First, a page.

Red Bull’s Horner: Sebastian Vettel “worn out” after run of world titles

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It’s hard getting to the top. And it can be even harder to stay there.

Yet going into this current Formula One season, Sebastian Vettel and Red Bull Racing had been able to stay the World Champions for four consecutive seasons.

That reign is likely to end this year. With F1’s new package of technical regulations, Mercedes drivers Nico Rosberg and Lewis Hamilton are now fighting out this year’s championship in the most dominant cars on the grid.

And Vettel is being out-hustled by new teammate Daniel Ricciardo, who’s earned two wins at Canada and Hungary in his first year with the Red Bull “senior” team.

To Red Bull team principal Christian Horner, part of that comes down to Vettel simply being a bit exhausted from constantly defending his crown.

“When you have fought for the title for five years, it does wear you out a little bit,” Horner told Germany’s Auto Bild Motorsport. “But that is not the fundamental problem.”

The biggest cause of Vettel’s decline in Horner’s eyes is coping with the brake-by-wire braking system, which Horner says has robbed the German of some of his feeling with the car.

It also didn’t help that the RB10 overall wasn’t necessarily great at the start of the season.

“The driveability was really bad, so Seb could not look after the tires in the way that he always has done,” he said of Vettel.

But as Red Bull and engine manufacturer Renault have made progress in improving the car, Horner thinks Vettel is finding his way once more.

“His pace in Hungary showed he is getting the feeling for the car back again,” Horner said. “And we can’t forget how many mechanical problems Sebastian has had – many of them just little things that have disrupted his flow. So he has had less time to adapt his driving style.”

Vettel’s been knocked out early in three races this season at Australia, Monaco, and Austria.

At the most recent race in Hungary, he started on the front row but finished a sub-par seventh after a mis-timed pit stop under a safety car period and then a spin on track.

Hartley happy with ‘big progression’ on first day with Toro Rosso

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With 69 laps completed (28 in free practice one and 41 in free practice two) and respectable lap times in both sessions, Brendon Hartley quickly acclimated to a modern day Formula 1 chassis in his first run with Scuderia Toro Rosso in Friday practice for the United States Grand Prix.

The Porsche factory driver has been drafted into the team following a convoluted series of musical chairs that sees Daniil Kvyat back after a two-race absence, Carlos Sainz Jr. now at Renault and Pierre Gasly racing at the Super Formula season finale in Suzuka.

Over the time in the car today, Hartley experienced changeable conditions in FP1 before a more normal FP2, and discovered the new F1 cockpit after a day learning in the garage yesterday.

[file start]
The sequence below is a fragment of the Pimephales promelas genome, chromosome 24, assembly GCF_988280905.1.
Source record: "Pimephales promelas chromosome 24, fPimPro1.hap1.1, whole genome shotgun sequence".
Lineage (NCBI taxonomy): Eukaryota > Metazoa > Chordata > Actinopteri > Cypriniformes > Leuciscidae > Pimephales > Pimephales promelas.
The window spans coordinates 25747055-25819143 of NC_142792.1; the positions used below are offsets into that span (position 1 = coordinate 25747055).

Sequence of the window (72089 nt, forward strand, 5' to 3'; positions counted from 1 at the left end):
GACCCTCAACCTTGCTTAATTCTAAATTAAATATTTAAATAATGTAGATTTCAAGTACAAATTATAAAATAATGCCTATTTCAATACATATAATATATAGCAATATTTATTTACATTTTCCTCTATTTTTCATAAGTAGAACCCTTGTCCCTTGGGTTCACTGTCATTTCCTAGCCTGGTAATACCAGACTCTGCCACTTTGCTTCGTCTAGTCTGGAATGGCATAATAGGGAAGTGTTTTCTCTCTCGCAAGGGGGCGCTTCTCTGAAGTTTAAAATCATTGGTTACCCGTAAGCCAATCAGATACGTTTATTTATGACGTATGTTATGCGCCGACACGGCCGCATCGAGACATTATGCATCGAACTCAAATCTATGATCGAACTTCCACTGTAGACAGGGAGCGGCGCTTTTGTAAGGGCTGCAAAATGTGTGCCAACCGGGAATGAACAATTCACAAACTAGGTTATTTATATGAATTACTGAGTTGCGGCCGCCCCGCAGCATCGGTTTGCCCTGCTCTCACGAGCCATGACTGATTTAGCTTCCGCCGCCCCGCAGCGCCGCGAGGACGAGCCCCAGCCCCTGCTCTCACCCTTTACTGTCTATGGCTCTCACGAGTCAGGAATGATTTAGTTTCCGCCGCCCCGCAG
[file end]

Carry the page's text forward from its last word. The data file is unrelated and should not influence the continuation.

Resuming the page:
“A steep learning curve today! It all went pretty smoothly and I kept the car on track without making too many mistakes, so I’m quite happy,” the New Zealander reflected at day’s end.

“I didn’t really know what to expect from today because I just had so much to learn! I think I made quite a big progression throughout the day.

“The biggest difference from what I’m used to is the high-speed grip, it’s incredible here in Formula 1…it was quite an eye-opener! Another challenge are the tires, which are also quite different to what I’m used to. On the other hand, the long-run looks quite positive and I did a good job managing the tires there – the biggest thing I need to work on now is the new tire pace, and I’ll get another crack at it tomorrow morning before qualifying.

“All in all, I’d say it’s all coming together. We’ll now work hard and go through plenty of data tonight and hopefully I’ll make another step forward tomorrow.”

His best lap was 1.1 seconds up on Friday driver Sean Gelael, the Indonesian Formula 2 driver, in FP1 (1:39.267 to 1:40.406, good enough for 14th) and 1.1 seconds off the returning Kvyat in FP2 (1:37.987 to 1:36.761, good enough for 17th). Interestingly, the Gelael/Hartley combination in FP1 marked the second time in three races that Toro Rosso had a pair of drivers in its cars without a single Grand Prix start between them – Gasly’s debut at Malaysia was the other, when he and Gelael were in in FP1.

Coming into Friday’s running, Hartley said he was more ready for this opportunity now than he had been as a teenager. He admitted he’d called Red Bull’s Helmut Marko in the wake of Porsche’s LMP1 withdrawal news earlier this year to say he was game for any chance that might come.

“I’m a lot stronger than I was back then, basically. I wasn’t ready at 18 years old. I like to think I’m ready now,” he said.

“I haven’t driven a single-seater since 2012, but I like to think that Porsche LMP1 has hopefully prepared me well.”

As for the rest of his weekend, it’s been made more complicated by Hartley being assessed a 25-spot grid penalty, even though Hartley had done nothing to accrue the penalties.

The roundabout sequence of driver changes at Toro Rosso saw Gasly replace Kvyat, Kvyat replace Sainz, and now Hartley replace Gasly, as is outlined by NBCSN pit reporter Will Buxton below.